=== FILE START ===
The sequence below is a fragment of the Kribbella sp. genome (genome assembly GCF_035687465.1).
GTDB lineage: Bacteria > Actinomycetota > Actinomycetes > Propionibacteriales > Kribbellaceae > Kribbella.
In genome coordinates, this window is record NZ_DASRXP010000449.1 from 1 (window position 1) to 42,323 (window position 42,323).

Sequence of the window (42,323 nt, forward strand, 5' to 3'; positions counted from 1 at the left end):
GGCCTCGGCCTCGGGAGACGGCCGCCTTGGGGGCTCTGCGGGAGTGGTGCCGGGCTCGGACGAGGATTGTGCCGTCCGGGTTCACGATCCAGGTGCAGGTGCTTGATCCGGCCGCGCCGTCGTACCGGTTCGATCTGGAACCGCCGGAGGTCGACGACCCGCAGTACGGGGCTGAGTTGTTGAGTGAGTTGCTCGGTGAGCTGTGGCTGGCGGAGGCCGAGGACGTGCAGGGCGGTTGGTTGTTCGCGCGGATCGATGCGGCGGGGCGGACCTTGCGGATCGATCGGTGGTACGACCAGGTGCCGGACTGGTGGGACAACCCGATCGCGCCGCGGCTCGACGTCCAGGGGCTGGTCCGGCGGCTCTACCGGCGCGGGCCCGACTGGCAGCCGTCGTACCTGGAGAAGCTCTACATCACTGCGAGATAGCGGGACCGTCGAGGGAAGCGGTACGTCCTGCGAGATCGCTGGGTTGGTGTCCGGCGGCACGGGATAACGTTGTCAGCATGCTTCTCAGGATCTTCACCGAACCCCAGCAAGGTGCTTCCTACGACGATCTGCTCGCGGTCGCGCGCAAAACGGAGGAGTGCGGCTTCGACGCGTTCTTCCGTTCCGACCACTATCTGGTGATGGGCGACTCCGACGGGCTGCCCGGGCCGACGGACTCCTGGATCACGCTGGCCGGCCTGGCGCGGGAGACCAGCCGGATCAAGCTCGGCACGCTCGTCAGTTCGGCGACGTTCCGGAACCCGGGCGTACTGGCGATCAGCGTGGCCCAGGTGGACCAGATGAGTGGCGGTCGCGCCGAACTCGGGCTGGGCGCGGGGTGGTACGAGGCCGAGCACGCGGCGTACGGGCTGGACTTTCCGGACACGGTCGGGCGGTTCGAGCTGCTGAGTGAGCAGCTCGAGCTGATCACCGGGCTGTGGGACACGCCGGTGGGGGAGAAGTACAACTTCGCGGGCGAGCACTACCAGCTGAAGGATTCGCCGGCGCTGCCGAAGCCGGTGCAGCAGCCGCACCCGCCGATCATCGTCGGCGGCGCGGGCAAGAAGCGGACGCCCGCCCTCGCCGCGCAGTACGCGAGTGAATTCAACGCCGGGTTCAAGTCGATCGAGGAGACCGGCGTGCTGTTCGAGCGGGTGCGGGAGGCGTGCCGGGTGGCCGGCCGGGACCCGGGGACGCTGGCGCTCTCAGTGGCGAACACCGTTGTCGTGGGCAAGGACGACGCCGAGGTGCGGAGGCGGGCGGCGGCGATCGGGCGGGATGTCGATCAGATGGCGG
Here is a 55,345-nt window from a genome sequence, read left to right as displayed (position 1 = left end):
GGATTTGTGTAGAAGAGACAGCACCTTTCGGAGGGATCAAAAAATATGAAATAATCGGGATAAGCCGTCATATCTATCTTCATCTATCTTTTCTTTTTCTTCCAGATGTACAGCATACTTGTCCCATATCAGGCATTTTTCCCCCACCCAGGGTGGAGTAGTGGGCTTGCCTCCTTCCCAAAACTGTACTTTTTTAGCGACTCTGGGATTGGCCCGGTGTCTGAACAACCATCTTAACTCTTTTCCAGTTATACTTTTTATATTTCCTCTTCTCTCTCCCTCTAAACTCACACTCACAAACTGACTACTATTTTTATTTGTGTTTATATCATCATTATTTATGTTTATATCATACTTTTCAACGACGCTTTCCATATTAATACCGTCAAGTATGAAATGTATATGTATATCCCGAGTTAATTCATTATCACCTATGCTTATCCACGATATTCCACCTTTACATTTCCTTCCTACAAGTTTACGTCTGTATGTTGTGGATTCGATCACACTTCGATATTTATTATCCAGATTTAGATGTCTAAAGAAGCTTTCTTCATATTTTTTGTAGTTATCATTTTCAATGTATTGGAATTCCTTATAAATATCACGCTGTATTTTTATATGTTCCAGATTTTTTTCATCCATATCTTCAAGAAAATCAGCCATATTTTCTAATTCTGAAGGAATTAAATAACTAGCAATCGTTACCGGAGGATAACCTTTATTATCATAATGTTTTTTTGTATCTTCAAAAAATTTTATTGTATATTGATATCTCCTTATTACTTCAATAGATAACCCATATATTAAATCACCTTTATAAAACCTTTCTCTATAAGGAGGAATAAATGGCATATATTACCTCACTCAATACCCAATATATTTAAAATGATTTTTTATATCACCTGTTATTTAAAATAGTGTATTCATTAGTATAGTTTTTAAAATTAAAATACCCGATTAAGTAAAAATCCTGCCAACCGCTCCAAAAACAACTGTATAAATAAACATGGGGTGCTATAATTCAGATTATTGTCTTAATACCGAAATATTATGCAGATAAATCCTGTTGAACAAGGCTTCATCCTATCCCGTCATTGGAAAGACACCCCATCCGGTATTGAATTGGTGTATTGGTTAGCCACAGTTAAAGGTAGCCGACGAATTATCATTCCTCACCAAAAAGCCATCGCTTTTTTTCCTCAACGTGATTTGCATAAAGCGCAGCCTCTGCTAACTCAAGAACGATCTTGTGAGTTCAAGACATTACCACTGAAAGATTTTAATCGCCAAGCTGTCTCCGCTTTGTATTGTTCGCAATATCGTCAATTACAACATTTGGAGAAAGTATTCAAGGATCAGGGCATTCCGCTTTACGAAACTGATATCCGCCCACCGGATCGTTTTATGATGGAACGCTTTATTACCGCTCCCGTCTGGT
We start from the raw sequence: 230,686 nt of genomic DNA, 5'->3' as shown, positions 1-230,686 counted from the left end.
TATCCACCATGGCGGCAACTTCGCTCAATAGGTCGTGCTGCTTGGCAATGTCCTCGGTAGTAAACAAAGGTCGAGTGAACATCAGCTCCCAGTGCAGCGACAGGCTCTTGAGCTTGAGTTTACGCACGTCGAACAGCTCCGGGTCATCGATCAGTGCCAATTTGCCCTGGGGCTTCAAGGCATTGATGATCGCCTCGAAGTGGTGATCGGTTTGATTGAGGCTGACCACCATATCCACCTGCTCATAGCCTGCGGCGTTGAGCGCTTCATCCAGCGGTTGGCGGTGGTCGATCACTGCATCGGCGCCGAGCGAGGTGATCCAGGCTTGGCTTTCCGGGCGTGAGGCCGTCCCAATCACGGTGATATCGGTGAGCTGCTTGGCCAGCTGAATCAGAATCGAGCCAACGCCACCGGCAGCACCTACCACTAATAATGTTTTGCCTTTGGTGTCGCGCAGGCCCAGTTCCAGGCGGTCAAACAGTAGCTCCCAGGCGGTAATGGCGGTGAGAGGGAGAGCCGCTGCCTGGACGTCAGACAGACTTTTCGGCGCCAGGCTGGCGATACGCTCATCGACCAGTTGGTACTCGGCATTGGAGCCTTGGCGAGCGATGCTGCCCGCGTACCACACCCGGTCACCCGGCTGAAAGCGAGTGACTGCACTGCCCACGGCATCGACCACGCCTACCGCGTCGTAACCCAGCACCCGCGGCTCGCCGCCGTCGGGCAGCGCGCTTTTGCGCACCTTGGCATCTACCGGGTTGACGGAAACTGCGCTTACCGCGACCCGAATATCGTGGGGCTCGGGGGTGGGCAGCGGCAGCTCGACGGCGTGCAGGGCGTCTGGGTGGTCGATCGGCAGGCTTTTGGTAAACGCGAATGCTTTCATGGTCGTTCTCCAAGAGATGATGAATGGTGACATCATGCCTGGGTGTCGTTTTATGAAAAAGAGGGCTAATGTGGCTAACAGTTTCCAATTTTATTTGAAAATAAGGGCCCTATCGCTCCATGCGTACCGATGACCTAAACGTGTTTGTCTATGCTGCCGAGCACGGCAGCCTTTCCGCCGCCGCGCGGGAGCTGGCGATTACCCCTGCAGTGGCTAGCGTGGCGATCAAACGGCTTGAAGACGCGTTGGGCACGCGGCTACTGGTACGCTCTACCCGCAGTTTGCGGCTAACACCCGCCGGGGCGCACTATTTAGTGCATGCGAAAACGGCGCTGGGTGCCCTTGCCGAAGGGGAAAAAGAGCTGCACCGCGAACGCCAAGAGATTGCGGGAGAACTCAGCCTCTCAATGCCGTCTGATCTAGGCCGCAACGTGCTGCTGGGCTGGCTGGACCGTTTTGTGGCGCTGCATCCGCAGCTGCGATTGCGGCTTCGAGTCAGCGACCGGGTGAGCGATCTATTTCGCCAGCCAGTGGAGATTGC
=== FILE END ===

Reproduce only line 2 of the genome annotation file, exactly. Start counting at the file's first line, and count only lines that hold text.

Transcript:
GTDB lineage: Bacteria > Actinomycetota > Actinomycetes > Propionibacteriales > Kribbellaceae > Kribbella.